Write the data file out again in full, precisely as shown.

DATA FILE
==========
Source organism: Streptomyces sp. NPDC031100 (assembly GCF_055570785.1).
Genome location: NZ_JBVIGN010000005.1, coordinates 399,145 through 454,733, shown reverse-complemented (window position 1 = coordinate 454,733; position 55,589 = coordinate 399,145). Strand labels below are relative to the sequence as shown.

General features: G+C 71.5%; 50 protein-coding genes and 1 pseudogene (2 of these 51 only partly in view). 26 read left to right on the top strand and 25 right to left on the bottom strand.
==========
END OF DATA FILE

Source organism: Streptomyces sp. NPDC031100 (assembly GCF_055570785.1).
Genome location: NZ_JBVIGN010000005.1, coordinates 399,145 through 454,733, shown reverse-complemented (window position 1 = coordinate 454,733; position 55,589 = coordinate 399,145). Strand labels below are relative to the sequence as shown.

General features: G+C 71.5%; 50 protein-coding genes and 1 pseudogene (2 of these 51 only partly in view). 26 read left to right on the top strand and 25 right to left on the bottom strand.